Since there will exist one instance of the controller servlet, all application URL’s can be mapped to the controller using the web applications WAR web.xml file. Therefore, public URL’s will not physically map to actual JSP pages, instead they will all be mapped to and intercepted by the intermediate controlling servlet. The controller servlet does not concern itself about how to handle each request. Its main function is to decide which request handler class should be used to delegate the processing of the request.
Request Handlers (Sub-controllers)
Request handlers will process the request to determine the correct JSP view page to redirect the user. Unlike the controller, request handlers are application-specific; therefore, they should reside under the appropriate package-naming scheme that is application-specific as well.
When the controller selects the appropriate request handler to use for processing the request, the controller will invoke the request handler’s handleRequest(HttpServletRequest, HttpServletResponse) method. The request handler will then examine the contents of the request and determine which action to execute. The request handler can access the user’s session information and update any state that requires change. At this point, the request handler can also update any application state by accessing enterprise resources, such as EJB’s. It can also obtain any necessary data to be displayed and make this data available to the JSP view page using the session object or by setting attributes in the request. (The JSP view page can then access the display data by using <jsp:useBean> tags). Finally, the request handler must determine the page for displaying the data by choosing the correct JSP view page and returning the URL for this JSP page back to the controller. The controller will then redirect the request to the JSP.
Simple Java objects represent the model, or data, in this architecture. The request handlers will obtain all necessary data to be displayed in a JSP view. The views will be given this data in the form of read-only Java Beans. These beans will not perform any type of markup generation of page processing. They only serve as the source of content for the JSP view to display.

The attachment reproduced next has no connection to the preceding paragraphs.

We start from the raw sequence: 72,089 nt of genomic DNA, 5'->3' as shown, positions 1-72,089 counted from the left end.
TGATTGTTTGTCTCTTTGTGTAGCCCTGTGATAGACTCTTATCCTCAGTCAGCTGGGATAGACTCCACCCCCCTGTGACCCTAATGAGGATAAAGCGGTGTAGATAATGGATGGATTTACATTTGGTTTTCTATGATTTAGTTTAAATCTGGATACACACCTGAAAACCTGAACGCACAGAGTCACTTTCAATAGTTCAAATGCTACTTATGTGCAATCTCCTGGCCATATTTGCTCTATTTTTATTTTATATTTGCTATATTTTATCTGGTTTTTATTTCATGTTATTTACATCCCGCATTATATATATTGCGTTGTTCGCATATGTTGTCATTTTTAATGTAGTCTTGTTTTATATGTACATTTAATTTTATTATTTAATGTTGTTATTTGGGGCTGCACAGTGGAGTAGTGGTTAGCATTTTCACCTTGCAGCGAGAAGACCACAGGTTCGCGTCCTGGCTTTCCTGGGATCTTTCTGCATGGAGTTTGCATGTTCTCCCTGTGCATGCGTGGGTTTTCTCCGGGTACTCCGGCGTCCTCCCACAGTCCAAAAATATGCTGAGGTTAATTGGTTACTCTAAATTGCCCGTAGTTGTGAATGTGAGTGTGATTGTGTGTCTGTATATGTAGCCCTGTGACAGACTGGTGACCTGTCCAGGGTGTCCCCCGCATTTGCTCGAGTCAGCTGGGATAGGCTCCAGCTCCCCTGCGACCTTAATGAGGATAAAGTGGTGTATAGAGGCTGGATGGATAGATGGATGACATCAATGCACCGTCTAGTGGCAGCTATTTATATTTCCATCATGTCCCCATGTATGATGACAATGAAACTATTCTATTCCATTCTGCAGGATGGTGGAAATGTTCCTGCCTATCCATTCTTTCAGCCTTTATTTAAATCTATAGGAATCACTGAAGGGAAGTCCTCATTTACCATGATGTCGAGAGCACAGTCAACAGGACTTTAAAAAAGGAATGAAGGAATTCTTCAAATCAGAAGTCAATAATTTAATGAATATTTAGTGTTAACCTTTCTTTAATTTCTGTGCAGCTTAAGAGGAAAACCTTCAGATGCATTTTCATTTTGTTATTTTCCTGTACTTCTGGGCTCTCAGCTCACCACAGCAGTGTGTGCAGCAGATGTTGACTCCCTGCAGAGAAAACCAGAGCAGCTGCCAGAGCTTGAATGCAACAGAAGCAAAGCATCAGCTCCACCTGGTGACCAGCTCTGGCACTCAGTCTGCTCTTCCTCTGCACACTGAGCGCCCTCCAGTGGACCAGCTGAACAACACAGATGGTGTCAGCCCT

The JSP view pages will be responsible for displaying the data contained in the model that was previously set by the request handler. These pages will contain no workflow logic. They will not have to examine any parameters in the request or make any choices to determine control logic for displaying data. The request handler will have previously performed all of the work. By using this approach, the JSP view can reduce the possibility of handing complex errors, such as those that might occur when accessing enterprise resources. Since the JSP view is accessing simple Java objects using <jsp:useBeans> tags, the page can render the content and display the markup without having to worry about handling error cases and redirecting the client to an error page.
While this approach may seem complex when compared to the Page-Centric design, the Front Controller pattern consists of more individual components, each with a clear and defined responsibility, which promotes code reuse and future maintainability. JSP pages will be easier to enhance and tweak for look and feel by page designers since they will contain very little Java code and will be easier to read by less-technical developers. The distribution of responsibility among the components in this application allows developers to work more independently of each other since there are fewer dependencies between request handling classes and JSP view pages using this architecture.